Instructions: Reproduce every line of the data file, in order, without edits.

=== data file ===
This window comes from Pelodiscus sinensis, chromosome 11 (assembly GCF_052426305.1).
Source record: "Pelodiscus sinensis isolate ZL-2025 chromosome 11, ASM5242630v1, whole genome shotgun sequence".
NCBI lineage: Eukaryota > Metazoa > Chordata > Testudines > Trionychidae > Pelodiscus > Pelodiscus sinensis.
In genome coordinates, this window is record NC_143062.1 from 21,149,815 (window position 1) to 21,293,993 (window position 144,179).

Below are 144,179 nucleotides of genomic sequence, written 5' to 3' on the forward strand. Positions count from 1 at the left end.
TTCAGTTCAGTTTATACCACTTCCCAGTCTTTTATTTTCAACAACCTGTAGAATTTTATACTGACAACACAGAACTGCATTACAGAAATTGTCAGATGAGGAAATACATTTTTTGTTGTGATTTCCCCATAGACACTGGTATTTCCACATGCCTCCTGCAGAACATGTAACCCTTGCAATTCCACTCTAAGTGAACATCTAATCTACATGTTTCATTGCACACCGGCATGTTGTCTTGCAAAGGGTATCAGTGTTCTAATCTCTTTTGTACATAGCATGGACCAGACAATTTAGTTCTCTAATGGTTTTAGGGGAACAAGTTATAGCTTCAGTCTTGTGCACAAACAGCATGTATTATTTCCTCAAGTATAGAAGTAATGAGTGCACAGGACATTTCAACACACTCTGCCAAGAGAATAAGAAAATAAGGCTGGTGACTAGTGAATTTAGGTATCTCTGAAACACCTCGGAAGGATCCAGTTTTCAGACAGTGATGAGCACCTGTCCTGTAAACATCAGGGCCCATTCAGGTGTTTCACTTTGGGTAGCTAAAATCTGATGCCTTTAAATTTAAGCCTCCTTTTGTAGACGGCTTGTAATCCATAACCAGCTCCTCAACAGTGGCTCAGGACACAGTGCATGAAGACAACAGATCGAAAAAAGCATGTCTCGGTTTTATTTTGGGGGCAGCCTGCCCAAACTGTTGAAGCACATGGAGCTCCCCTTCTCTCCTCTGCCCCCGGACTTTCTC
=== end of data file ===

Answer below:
This window comes from Pelodiscus sinensis, chromosome 11 (assembly GCF_052426305.1).
Source record: "Pelodiscus sinensis isolate ZL-2025 chromosome 11, ASM5242630v1, whole genome shotgun sequence".
NCBI lineage: Eukaryota > Metazoa > Chordata > Testudines > Trionychidae > Pelodiscus > Pelodiscus sinensis.
In genome coordinates, this window is record NC_143062.1 from 21,149,815 (window position 1) to 21,293,993 (window position 144,179).

Below are 144,179 nucleotides of genomic sequence, written 5' to 3' on the forward strand. Positions count from 1 at the left end.
TTCAGTTCAGTTTATACCACTTCCCAGTCTTTTATTTTCAACAACCTGTAGAATTTTATACTGACAACACAGAACTGCATTACAGAAATTGTCAGATGAGGAAATACATTTTTTGTTGTGATTTCCCCATAGACACTGGTATTTCCACATGCCTCCTGCAGAACATGTAACCCTTGCAATTCCACTCTAAGTGAACATCTAATCTACATGTTTCATTGCACACCGGCATGTTGTCTTGCAAAGGGTATCAGTGTTCTAATCTCTTTTGTACATAGCATGGACCAGACAATTTAGTTCTCTAATGGTTTTAGGGGAACAAGTTATAGCTTCAGTCTTGTGCACAAACAGCATGTATTATTTCCTCAAGTATAGAAGTAATGAGTGCACAGGACATTTCAACACACTCTGCCAAGAGAATAAGAAAATAAGGCTGGTGACTAGTGAATTTAGGTATCTCTGAAACACCTCGGAAGGATCCAGTTTTCAGACAGTGATGAGCACCTGTCCTGTAAACATCAGGGCCCATTCAGGTGTTTCACTTTGGGTAGCTAAAATCTGATGCCTTTAAATTTAAGCCTCCTTTTGTAGACGGCTTGTAATCCATAACCAGCTCCTCAACAGTGGCTCAGGACACAGTGCATGAAGACAACAGATCGAAAAAAGCATGTCTCGGTTTTATTTTGGGGGCAGCCTGCCCAAACTGTTGAAGCACATGGAGCTCCCCTTCTCTCCTCTGCCCCCGGACTTTCTC